Talking LGBTQ allyship in 2021: An exclusive interview with Jordan and Katy from VideoOut
This Pride Month, we bring you the latest conversations shaping inclusivity and allyship through the lens of LGBTQ+ thought leaders. We had a conversation with Jordan Reeves, Executive Director, and Katy Chatel, Director of Development at VideoOut on what Pride and authentic allyship looks like in 2021.
VideoOut is a non-profit that works to amplify LGBTQ+ stories to educate the world through content, training, and workshops.
Watch the interview
Or you can read what we talked about.
What is the story behind VideoOut?
A: Jordan: We started in 2016 as a project to record the unheard stories of LGBTQ+ people. We travelled all over the United States, recording folks in small towns, rural communities, and big cities like New York and Chicago.
Over the last five years, we’ve transformed into this national non-profit with programs that serve demographics, all over the country. And over the past year, since the pandemic, we’ve been able to reinvestigate our mission and see where we can have the most impact.
We’ve shifted our focus to primarily education and advocacy. We produce LGBTQ+ stories, content, and programs that educate and equip the world to advocate for the LGBTQ+ community.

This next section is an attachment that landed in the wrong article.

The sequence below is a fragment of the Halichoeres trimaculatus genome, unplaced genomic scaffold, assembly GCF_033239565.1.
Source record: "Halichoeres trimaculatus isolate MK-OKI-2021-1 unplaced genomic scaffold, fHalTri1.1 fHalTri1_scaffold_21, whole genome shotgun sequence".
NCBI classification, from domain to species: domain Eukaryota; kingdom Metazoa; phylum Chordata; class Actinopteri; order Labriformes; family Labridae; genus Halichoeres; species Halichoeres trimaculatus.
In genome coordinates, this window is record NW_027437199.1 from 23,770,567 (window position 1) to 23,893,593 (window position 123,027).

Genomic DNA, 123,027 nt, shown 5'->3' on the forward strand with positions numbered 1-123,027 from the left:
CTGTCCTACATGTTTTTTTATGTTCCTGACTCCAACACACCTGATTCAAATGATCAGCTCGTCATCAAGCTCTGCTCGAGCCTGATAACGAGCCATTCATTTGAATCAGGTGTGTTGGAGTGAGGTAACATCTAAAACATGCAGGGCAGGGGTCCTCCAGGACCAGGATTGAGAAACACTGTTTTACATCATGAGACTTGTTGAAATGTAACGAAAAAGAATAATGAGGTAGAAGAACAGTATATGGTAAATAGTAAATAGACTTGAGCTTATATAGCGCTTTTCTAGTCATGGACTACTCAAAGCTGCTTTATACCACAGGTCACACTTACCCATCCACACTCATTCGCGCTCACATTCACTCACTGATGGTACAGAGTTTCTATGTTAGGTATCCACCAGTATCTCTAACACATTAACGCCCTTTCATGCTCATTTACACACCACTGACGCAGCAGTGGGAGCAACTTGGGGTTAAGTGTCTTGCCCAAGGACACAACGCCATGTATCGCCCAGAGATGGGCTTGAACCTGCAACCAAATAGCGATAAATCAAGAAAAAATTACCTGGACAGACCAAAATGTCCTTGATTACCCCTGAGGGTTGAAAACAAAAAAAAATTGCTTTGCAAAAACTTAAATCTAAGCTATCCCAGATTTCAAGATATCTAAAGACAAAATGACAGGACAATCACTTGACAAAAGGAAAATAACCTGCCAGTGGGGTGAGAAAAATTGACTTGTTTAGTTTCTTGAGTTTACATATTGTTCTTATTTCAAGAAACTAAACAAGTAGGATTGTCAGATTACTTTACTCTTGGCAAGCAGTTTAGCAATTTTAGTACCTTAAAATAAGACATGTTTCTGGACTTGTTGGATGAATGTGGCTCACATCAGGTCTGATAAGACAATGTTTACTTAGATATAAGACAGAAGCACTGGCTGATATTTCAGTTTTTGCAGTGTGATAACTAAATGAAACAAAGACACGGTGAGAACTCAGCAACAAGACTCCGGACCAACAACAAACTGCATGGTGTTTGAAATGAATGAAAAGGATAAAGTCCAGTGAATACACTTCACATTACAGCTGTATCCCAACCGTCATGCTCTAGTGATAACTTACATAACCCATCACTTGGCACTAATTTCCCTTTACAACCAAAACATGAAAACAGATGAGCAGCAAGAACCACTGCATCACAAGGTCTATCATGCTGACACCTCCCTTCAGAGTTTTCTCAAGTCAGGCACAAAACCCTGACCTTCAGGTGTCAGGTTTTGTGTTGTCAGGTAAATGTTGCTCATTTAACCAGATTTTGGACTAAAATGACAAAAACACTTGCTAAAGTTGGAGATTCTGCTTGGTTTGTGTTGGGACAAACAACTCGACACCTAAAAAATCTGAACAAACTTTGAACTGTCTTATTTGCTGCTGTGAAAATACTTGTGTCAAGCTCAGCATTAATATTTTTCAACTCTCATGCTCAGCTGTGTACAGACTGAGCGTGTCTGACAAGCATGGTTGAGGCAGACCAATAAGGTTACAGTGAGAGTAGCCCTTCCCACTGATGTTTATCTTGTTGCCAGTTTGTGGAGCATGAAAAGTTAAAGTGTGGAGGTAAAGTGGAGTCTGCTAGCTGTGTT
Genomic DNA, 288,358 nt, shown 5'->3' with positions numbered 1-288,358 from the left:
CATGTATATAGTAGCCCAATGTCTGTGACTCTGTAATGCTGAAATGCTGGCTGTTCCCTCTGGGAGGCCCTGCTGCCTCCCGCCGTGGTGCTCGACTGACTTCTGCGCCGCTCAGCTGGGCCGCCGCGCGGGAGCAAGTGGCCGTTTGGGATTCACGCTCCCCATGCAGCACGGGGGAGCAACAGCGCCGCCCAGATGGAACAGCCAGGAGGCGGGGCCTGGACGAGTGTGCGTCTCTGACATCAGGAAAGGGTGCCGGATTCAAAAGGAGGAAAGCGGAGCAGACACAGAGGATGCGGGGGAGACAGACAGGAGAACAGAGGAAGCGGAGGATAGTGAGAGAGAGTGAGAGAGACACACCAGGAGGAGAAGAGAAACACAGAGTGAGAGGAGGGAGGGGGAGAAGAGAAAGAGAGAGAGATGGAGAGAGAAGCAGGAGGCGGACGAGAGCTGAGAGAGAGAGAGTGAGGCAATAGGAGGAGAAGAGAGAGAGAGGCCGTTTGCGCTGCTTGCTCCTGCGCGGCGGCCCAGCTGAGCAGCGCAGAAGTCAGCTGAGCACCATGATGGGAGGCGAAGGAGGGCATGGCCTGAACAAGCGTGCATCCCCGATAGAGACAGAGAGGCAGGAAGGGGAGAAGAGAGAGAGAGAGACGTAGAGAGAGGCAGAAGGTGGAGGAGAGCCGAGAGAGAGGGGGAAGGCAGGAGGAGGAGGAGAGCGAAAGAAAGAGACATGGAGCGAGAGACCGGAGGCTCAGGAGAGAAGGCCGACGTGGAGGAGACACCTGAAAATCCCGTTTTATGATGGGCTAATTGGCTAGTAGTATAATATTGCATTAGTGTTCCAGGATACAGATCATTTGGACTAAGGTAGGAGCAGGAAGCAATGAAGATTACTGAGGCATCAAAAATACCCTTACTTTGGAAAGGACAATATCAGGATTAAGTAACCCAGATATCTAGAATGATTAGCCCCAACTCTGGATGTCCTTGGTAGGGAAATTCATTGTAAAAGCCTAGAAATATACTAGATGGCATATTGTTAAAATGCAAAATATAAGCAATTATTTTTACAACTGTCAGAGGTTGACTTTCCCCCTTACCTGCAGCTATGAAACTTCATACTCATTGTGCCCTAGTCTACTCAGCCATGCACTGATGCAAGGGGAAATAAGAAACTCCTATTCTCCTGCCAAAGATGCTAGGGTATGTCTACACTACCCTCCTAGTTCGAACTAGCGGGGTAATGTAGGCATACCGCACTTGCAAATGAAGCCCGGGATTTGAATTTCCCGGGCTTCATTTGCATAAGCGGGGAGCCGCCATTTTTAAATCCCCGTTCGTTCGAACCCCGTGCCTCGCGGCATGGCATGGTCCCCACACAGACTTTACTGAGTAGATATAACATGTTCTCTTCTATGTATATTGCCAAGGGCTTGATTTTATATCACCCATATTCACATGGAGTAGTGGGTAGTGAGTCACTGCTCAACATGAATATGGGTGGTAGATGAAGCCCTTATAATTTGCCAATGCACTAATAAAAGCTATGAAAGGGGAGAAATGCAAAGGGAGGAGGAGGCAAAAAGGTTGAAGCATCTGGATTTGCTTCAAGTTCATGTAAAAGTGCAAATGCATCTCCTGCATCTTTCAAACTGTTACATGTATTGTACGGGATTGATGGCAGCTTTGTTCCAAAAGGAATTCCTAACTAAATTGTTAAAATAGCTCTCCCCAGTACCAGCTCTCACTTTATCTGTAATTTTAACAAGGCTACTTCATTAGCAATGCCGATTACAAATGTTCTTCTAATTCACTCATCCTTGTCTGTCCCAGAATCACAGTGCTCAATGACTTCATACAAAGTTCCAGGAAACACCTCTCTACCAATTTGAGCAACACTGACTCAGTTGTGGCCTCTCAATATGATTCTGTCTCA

What are a few things that keep you committed to the cause?
A: Jordan: For me, one reason is queer joy. One thing that we don’t see enough of is our multifacetedness. We have things that really excite us. We like Star Trek, we like cooking, we like camping… essentially, we like all the things that make us unique and at the same time connect us to other people.
We are way more than just our queerness, we’re way more than just our transness. That is part of us. That is our magic. That’s what sets us apart. But also, that includes us in this big story of shared humanity.
A lot of times when we talk about LGBTQ advocacy, all we hear about is how hard it is for the community. But I think what we want to normalize, is that queer people are joyful. We are happy, whole, and complete.
And we deserve to live in that existence, not just always fighting for survival. We deserve to have a smile on our face as we walk down the street as our authentic selves, knowing that the world is going to be on our side.
That’s the primary motivating factor for me, just joy.
Katy: For me, it’s the lens of gender, and sexuality. Even if you’re asexual or do not identify with a gender, there’s still the construct of sexuality and gender that bisects every other identity – be it ethnic identity, racial identity, ability, profession, or others. And the way that we identify ourselves has an opportunity to bring together an extremely diverse group of people.
It excites me when I go to a really good LGBTQ conference that discusses issues like anti-racism within the LGBTQ community. Talking about the different viewpoints and bringing in so many diverse perspectives give a holistic picture of humanity.
What is the one thing that you take pride in as a member or ally of the community?